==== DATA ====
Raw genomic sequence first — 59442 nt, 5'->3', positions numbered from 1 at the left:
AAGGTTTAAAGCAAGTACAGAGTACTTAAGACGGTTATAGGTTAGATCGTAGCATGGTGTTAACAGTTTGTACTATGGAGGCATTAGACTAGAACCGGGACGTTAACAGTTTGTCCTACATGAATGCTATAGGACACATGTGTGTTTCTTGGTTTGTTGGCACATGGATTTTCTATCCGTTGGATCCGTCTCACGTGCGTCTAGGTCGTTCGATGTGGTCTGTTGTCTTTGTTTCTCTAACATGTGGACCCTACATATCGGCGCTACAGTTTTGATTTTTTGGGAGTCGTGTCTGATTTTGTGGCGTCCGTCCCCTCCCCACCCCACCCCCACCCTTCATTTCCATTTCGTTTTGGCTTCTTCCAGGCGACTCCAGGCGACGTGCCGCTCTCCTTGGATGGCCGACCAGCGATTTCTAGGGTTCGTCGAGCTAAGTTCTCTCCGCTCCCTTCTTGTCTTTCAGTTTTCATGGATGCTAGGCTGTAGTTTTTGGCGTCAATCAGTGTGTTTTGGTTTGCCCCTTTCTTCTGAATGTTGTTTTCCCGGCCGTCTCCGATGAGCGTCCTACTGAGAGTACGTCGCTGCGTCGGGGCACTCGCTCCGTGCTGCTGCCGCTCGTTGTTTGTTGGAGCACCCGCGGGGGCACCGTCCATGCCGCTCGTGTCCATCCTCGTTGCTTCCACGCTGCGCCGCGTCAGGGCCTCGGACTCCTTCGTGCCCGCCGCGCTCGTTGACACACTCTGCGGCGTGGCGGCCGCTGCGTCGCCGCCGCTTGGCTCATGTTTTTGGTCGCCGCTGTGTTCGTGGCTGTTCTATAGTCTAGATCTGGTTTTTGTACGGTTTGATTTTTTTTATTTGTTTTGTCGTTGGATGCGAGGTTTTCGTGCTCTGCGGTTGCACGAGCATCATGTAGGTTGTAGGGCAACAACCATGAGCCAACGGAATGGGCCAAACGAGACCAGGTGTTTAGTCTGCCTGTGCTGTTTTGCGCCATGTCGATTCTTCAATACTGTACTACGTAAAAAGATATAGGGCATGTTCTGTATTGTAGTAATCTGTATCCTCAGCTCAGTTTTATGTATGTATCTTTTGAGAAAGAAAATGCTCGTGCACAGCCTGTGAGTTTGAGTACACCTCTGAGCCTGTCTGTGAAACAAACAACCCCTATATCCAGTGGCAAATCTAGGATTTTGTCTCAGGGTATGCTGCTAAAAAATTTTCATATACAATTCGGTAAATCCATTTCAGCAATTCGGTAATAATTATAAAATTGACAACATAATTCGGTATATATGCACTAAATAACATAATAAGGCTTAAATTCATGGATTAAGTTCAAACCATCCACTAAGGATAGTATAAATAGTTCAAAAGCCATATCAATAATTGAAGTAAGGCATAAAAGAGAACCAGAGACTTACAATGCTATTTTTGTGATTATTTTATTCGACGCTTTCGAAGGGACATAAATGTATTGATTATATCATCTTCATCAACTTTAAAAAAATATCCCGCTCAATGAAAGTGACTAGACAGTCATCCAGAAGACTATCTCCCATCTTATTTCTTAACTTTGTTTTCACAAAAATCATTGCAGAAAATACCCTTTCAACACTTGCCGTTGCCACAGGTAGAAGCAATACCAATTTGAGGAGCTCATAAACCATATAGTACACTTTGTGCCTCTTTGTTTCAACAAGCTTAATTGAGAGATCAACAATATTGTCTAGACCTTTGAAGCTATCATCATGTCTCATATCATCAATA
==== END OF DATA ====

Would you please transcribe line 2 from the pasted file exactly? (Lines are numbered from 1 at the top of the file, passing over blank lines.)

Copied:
AAGGTTTAAAGCAAGTACAGAGTACTTAAGACGGTTATAGGTTAGATCGTAGCATGGTGTTAACAGTTTGTACTATGGAGGCATTAGACTAGAACCGGGACGTTAACAGTTTGTCCTACATGAATGCTATAGGACACATGTGTGTTTCTTGGTTTGTTGGCACATGGATTTTCTATCCGTTGGATCCGTCTCACGTGCGTCTAGGTCGTTCGATGTGGTCTGTTGTCTTTGTTTCTCTAACATGTGGACCCTACATATCGGCGCTACAGTTTTGATTTTTTGGGAGTCGTGTCTGATTTTGTGGCGTCCGTCCCCTCCCCACCCCACCCCCACCCTTCATTTCCATTTCGTTTTGGCTTCTTCCAGGCGACTCCAGGCGACGTGCCGCTCTCCTTGGATGGCCGACCAGCGATTTCTAGGGTTCGTCGAGCTAAGTTCTCTCCGCTCCCTTCTTGTCTTTCAGTTTTCATGGATGCTAGGCTGTAGTTTTTGGCGTCAATCAGTGTGTTTTGGTTTGCCCCTTTCTTCTGAATGTTGTTTTCCCGGCCGTCTCCGATGAGCGTCCTACTGAGAGTACGTCGCTGCGTCGGGGCACTCGCTCCGTGCTGCTGCCGCTCGTTGTTTGTTGGAGCACCCGCGGGGGCACCGTCCATGCCGCTCGTGTCCATCCTCGTTGCTTCCACGCTGCGCCGCGTCAGGGCCTCGGACTCCTTCGTGCCCGCCGCGCTCGTTGACACACTCTGCGGCGTGGCGGCCGCTGCGTCGCCGCCGCTTGGCTCATGTTTTTGGTCGCCGCTGTGTTCGTGGCTGTTCTATAGTCTAGATCTGGTTTTTGTACGGTTTGATTTTTTTTATTTGTTTTGTCGTTGGATGCGAGGTTTTCGTGCTCTGCGGTTGCACGAGCATCATGTAGGTTGTAGGGCAACAACCATGAGCCAACGGAATGGGCCAAACGAGACCAGGTGTTTAGTCTGCCTGTGCTGTTTTGCGCCATGTCGATTCTTCAATACTGTACTACGTAAAAAGATATAGGGCATGTTCTGTATTGTAGTAATCTGTATCCTCAGCTCAGTTTTATGTATGTATCTTTTGAGAAAGAAAATGCTCGTGCACAGCCTGTGAGTTTGAGTACACCTCTGAGCCTGTCTGTGAAACAAACAACCCCTATATCCAGTGGCAAATCTAGGATTTTGTCTCAGGGTATGCTGCTAAAAAATTTTCATATACAATTCGGTAAATCCATTTCAGCAATTCGGTAATAATTATAAAATTGACAACATAATTCGGTATATATGCACTAAATAACATAATAAGGCTTAAATTCATGGATTAAGTTCAAACCATCCACTAAGGATAGTATAAATAGTTCAAAAGCCATATCAATAATTGAAGTAAGGCATAAAAGAGAACCAGAGACTTACAATGCTATTTTTGTGATTATTTTATTCGACGCTTTCGAAGGGACATAAATGTATTGATTATATCATCTTCATCAACTTTAAAAAAATATCCCGCTCAATGAAAGTGACTAGACAGTCATCCAGAAGACTATCTCCCATCTTATTTCTTAACTTTGTTTTCACAAAAATCATTGCAGAAAATACCCTTTCAACACTTGCCGTTGCCACAGGTAGAAGCAATACCAATTTGAGGAGCTCATAAACCATATAGTACACTTTGTGCCTCTTTGTTTCAACAAGCTTAATTGAGAGATCAACAATATTGTCTAGACCTTTGAAGCTATCATCATGTCTCATATCATCAATA